October 18, 2011

Jacques-Louis David, The Tennis Court Oath [1791]


(Close to 6,000 hits on this post. I'm the must be the go-to-girl on The Tennis Court Oath.)

This pen and ink sketch by David was a precursor to a large scale painting that was left unfinished. It was to be painted on the basis of subscription and not enough subscriptions were sold to finish the work.

This is one of the most famous works of the French Revolution. A group forming an early sort of  representative government had been locked out of France's General Assembly. On June 20th, 1789, this group, dubbed the National Assembly, found their chamber door locked. They congregated at the nearby tennis court at Versailles and made an oath not to disband until the constitution of the France was settled. The oath signified the first time that French citizens formally stood in oppostion to Louis XVI.

The winds of change are blowing throw the window on the left. In the background and ominous bolt of lightning hits Versailles.

This fervid event may have been an overreaction as it was found that the doors to the Salle des Etats were closed because the King was still in mourning over the death of the Dauphin two weeks earlier. Hmmm. Riiight.... The Tennis Court Oath definitely greased the wheels on the road to the French Revolution.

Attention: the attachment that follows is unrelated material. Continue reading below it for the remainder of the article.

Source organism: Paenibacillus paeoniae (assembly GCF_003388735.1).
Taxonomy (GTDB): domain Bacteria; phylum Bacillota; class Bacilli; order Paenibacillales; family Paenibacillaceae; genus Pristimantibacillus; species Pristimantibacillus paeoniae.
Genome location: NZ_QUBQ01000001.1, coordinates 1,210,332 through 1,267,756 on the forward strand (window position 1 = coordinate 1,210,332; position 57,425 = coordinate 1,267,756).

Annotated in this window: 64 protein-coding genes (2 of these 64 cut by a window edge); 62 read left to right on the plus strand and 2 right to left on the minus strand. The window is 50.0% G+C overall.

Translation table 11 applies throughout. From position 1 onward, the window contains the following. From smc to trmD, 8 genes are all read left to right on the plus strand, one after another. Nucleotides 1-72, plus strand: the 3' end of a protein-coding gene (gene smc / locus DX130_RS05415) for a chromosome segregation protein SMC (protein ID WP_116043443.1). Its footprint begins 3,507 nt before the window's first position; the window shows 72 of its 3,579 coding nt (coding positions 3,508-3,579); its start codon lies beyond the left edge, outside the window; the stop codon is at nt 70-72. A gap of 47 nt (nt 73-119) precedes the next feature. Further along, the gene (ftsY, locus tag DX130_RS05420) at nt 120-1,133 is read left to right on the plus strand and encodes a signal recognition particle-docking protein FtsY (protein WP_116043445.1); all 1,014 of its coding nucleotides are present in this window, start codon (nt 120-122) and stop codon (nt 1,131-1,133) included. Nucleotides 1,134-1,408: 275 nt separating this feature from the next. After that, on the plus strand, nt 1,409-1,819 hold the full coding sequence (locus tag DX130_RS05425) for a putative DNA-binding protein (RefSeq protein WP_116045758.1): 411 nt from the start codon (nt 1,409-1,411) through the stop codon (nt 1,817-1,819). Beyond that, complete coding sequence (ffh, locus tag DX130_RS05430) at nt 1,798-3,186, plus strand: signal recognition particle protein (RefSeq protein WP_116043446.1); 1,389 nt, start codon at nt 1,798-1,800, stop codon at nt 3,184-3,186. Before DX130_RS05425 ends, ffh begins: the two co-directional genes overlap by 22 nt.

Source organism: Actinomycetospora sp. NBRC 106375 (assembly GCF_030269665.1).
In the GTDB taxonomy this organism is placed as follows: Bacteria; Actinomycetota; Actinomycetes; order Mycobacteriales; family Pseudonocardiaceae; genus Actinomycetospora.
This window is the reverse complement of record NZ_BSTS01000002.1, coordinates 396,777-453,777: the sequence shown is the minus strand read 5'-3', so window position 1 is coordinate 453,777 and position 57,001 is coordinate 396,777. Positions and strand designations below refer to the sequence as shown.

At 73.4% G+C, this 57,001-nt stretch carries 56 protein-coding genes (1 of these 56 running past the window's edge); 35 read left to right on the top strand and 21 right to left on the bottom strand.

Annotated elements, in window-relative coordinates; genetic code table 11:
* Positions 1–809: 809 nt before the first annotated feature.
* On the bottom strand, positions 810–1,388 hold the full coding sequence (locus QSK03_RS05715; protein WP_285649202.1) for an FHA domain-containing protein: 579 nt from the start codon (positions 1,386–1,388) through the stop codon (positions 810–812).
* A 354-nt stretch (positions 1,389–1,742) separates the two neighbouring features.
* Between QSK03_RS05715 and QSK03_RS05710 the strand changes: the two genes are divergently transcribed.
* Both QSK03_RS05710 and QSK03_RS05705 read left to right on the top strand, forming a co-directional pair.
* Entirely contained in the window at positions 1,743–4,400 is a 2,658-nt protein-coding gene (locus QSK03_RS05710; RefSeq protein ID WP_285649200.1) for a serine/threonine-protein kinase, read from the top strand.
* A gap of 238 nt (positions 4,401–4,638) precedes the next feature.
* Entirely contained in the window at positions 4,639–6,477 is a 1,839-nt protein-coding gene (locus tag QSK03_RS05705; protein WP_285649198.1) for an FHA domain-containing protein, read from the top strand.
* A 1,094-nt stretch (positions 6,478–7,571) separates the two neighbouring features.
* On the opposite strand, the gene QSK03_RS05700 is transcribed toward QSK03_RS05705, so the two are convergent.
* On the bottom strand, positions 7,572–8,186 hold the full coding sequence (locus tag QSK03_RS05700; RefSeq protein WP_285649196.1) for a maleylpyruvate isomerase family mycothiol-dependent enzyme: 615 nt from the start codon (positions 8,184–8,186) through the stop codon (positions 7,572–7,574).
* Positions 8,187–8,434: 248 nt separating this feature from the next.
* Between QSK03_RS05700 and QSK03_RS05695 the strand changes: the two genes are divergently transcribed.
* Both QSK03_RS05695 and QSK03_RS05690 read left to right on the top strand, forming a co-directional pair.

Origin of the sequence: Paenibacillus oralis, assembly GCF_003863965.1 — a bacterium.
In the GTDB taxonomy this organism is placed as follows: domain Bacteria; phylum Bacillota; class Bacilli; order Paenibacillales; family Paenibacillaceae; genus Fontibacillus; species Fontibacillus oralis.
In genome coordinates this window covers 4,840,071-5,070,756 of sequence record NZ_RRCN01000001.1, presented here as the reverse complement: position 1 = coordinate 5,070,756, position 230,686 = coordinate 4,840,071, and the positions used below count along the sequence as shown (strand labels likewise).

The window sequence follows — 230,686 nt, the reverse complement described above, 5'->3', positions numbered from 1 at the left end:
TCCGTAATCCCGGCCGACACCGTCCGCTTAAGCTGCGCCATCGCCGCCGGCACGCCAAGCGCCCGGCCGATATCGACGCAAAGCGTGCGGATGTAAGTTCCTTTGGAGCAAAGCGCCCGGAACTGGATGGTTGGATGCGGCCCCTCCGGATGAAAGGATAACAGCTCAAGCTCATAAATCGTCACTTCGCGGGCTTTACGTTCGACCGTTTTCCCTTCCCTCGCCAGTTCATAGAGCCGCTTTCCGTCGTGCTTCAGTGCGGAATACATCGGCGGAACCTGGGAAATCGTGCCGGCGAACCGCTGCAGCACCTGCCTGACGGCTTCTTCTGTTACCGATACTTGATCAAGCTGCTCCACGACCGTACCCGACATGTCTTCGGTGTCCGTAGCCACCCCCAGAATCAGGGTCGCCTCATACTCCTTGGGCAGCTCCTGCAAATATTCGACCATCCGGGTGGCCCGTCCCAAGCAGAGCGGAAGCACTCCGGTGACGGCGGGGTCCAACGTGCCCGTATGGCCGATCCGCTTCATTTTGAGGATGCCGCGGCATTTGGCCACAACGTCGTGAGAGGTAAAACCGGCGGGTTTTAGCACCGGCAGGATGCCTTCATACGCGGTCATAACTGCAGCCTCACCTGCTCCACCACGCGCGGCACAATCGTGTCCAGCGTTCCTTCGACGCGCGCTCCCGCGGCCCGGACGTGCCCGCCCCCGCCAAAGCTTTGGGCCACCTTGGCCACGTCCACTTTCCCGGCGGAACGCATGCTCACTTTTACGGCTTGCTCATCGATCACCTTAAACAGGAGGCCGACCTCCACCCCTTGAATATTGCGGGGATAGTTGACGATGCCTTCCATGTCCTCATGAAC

The Oath was signed by 576 out of 577 members. In the bottom right of David's sketch one can see the lone dissenter, Joseph Martin-Dauch with his arms crossed and his head bowed.

3 comments:

Kathy Bischoping said...

I guess Mr. Martin-Dauch didn't buy a subscription either.

The Clever Pup said...

I guess not Kathy. Maybe I'll see you at the eco-chicks night.

DeeBee L. said...

Yes, it is a very famous work and one can't stop but admiring the detail and precision of the drawing, it's a masterpiece in itself! I even think that it is better as it is than painted (personal view).
Thanks for dropping by!